Montescaglioso, city of monasteries
The starting point of the itinerary is just over the border with neighbouring Apulia, in Ginosa, a town overlooking a ravine carved by an ancient watercourse. The first 7 kilometres are mostly downhill, so relax and enjoy the ride. The entrance to Basilicata coincides with the first climb, which after about 5 kilometres will take you to Montescaglioso, one of the region’s spiritual centres: here there are four monastic complexes, earning the town the name 'city of monasteries'. Don't miss the Abbey of San Michele Arcangelo, one of the most beautiful in Italy, with Renaissance frescoes and cloisters.
The Park of the Rock Churches
After leaving Montescaglioso, you will find yourself immersed in the wild landscape of the Murgia along the Parco delle Chiese Rupestri, also known as the Parco della Murgia Materana. It is a limestone plateau covered with Mediterranean scrub that bears witness to a very ancient relationship between nature and man. Over the centuries, nature has shaped the landscape by carving valleys, cliffs and caves used by man who has lived there since prehistoric times. You will see caves from the Palaeolithic period, ancient Neolithic villages and dozens of cave churches carved into the rock during the Middle Ages but also used over time as animal shelters.
Matera, the City of Sassi
Matera is reached by climbing 6 kilometres of gentle slopes to the heart of the Sassi, a UNESCO heritage site. The ancient quarters of Sasso Caveoso and Sasso Barisano developed around natural caves carved into the rock and shaped over time into increasingly complex structures, creating a unique and unrepeatable architecture demonstrating man's ability to adapt to the natural environment.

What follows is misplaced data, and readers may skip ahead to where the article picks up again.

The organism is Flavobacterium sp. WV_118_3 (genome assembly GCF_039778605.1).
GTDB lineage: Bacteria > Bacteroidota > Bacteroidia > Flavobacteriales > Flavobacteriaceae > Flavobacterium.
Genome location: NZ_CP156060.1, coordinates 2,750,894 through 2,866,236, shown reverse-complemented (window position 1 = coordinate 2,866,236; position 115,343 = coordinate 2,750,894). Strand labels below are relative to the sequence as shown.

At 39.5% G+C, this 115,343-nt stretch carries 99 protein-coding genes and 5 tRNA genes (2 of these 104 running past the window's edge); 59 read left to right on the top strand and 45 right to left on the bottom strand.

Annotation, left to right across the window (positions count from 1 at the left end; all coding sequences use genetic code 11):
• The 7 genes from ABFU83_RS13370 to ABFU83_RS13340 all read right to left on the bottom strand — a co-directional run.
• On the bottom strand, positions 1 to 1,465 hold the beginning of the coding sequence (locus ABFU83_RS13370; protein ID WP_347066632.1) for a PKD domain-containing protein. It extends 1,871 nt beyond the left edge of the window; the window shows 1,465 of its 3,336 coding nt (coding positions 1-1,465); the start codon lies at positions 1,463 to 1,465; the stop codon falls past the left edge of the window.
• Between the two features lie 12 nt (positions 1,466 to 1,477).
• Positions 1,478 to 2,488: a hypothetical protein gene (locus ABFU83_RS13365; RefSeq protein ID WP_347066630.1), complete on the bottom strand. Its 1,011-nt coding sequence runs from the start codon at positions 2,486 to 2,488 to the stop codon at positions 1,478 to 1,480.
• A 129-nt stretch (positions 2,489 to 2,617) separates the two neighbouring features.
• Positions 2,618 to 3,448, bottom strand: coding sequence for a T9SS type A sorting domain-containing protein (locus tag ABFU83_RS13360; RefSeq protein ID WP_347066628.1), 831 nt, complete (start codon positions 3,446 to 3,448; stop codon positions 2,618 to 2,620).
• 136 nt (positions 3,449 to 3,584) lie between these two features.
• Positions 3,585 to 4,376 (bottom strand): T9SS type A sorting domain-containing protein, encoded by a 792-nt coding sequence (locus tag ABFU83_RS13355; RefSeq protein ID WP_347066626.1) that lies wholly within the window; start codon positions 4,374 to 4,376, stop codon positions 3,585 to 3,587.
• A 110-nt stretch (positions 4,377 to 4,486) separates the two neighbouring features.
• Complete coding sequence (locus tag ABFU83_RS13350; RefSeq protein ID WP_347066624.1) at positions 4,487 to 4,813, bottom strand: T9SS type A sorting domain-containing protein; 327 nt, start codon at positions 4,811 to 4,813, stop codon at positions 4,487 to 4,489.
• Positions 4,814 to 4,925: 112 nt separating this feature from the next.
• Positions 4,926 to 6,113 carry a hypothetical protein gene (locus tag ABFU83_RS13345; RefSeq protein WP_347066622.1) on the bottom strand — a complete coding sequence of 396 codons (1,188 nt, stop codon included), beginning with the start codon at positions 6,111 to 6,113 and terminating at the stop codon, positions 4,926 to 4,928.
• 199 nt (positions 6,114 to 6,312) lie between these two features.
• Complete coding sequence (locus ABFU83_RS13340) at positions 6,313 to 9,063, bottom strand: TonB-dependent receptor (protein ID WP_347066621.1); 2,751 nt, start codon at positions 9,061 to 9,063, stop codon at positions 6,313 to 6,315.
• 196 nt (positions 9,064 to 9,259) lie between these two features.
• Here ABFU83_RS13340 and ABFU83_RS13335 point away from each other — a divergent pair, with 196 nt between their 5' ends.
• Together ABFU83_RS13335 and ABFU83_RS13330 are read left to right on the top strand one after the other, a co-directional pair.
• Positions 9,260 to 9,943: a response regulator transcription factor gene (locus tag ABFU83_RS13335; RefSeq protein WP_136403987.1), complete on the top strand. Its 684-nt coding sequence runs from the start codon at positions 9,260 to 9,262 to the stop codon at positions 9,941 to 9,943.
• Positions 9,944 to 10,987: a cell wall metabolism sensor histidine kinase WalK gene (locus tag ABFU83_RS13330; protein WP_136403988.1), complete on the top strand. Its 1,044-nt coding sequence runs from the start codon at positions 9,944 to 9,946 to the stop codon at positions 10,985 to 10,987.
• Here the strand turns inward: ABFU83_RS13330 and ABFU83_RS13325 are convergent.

The landscape of Matera is so extraordinary that it has often attracted the attention of the cinema. Pasolini's The Gospel According to Matthew, Mel Gibson's The Passion of the Christ, Patty Jenkins' Wonder Woman and No Time to Die from the 007 saga were filmed here.
Enjoy the end of the journey by sampling the local specialities such as Crapiata, a peasant soup made of pulses and cereals, or Pignata, sheep meat cooked for a long time in an earthenware pot with tomatoes, onions, potatoes and soppressata. If you are brave enough, try Gnimmeredd, lamb or kid offal rolls with parsley and spices. And of course accompany it all with the famous bread from Matera PGI prepared with sourdough and ancient grains with its characteristic cornetto shape.